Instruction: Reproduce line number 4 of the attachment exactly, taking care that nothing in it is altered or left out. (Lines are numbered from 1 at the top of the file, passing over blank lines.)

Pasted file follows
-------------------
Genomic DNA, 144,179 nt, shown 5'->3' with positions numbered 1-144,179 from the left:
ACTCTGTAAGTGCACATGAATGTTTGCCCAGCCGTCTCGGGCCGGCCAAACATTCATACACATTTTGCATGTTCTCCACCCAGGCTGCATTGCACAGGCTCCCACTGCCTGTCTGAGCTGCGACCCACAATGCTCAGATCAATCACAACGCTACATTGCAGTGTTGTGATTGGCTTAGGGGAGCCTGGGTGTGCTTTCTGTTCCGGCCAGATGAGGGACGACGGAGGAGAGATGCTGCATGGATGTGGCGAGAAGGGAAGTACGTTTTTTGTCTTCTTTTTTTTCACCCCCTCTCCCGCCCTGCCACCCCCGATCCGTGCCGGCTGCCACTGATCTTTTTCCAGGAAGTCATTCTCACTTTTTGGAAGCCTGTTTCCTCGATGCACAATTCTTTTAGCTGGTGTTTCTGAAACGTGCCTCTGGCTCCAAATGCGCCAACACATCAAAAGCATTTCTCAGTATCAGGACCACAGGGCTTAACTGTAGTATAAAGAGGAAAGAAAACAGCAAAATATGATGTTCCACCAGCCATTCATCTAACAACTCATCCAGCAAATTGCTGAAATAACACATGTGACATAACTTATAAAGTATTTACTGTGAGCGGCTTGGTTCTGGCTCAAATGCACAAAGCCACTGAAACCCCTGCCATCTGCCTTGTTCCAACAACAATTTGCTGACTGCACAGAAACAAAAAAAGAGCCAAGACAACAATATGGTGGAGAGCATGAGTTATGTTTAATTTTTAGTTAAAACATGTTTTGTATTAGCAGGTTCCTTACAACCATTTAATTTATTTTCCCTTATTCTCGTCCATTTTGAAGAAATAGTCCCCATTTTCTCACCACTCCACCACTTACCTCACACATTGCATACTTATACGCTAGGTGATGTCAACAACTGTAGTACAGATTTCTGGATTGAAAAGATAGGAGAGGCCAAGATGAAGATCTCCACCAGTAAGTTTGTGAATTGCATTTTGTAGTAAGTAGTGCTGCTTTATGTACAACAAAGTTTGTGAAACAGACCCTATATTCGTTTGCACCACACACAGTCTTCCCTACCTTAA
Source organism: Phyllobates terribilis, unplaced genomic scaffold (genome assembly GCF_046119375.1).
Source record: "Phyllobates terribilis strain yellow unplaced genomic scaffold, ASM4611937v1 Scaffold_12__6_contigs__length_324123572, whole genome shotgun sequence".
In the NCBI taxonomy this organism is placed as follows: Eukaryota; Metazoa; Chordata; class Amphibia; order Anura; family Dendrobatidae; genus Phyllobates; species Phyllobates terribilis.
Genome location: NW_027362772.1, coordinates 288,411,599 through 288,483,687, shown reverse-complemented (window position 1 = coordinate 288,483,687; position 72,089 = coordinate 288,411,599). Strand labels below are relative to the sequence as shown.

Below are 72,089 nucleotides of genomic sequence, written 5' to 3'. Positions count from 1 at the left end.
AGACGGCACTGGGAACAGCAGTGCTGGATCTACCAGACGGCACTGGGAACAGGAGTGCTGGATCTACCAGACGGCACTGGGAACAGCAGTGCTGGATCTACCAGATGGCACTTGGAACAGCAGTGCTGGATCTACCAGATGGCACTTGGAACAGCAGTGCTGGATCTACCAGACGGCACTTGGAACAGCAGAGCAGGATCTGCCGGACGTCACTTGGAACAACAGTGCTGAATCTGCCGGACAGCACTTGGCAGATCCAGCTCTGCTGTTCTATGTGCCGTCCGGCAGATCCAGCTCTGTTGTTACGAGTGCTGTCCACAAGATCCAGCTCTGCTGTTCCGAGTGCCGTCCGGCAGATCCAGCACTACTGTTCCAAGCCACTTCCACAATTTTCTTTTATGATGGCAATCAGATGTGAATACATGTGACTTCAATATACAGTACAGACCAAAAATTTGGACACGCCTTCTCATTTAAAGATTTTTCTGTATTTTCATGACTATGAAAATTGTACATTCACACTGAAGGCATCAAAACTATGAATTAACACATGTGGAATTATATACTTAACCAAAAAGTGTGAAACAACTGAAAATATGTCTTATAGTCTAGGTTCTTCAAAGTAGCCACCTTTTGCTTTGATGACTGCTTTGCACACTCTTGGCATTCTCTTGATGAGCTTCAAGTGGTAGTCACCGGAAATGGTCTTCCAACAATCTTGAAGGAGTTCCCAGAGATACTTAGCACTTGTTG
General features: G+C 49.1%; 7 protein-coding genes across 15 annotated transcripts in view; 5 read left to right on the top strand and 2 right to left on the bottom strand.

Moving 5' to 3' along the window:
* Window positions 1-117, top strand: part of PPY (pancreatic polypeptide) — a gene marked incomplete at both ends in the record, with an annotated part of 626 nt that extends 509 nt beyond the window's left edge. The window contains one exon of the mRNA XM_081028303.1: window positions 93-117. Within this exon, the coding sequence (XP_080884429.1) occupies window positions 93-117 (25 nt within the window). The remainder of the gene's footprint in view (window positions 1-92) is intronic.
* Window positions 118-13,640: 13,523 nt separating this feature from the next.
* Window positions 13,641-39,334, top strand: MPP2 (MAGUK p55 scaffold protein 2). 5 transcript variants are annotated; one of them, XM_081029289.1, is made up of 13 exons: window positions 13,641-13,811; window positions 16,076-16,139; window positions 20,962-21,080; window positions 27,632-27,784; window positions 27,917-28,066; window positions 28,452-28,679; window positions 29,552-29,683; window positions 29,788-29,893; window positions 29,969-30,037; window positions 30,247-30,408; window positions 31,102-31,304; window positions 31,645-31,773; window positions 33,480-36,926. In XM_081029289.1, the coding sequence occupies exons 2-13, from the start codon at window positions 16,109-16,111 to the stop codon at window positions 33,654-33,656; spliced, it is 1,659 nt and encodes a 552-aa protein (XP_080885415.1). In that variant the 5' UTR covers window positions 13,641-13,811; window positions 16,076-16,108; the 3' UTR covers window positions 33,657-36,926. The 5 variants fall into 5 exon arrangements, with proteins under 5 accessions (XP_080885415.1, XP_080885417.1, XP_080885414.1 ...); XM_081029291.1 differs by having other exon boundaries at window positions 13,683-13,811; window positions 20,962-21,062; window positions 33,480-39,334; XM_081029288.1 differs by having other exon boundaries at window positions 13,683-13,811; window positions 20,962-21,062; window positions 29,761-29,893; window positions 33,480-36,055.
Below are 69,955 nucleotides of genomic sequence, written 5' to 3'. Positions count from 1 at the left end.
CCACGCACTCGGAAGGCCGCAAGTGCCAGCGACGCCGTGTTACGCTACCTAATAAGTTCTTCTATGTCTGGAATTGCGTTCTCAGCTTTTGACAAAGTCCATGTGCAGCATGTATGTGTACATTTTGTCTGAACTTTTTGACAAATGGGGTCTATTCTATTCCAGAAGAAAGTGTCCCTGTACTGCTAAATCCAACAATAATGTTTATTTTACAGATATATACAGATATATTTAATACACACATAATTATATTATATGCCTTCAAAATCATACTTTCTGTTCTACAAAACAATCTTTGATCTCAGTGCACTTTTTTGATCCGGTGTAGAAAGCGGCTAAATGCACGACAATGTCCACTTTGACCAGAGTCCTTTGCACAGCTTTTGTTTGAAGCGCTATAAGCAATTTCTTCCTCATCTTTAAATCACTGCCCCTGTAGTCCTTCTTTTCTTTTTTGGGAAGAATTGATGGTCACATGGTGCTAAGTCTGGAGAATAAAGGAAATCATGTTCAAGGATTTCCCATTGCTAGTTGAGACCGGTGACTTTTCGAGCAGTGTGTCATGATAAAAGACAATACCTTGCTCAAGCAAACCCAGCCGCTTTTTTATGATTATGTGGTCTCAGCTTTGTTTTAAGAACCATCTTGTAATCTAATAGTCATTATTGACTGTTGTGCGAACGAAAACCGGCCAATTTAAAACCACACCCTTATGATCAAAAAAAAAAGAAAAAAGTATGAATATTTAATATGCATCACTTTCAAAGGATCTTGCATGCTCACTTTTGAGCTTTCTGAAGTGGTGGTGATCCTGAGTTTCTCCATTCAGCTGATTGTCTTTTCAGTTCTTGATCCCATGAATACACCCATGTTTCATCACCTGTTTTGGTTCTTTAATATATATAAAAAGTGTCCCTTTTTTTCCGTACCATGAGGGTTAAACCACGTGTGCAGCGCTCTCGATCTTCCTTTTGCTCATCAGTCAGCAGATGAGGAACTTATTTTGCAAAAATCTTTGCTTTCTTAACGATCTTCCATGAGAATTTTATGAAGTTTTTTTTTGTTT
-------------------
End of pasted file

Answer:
Source record: "Phyllobates terribilis strain yellow unplaced genomic scaffold, ASM4611937v1 Scaffold_12__6_contigs__length_324123572, whole genome shotgun sequence".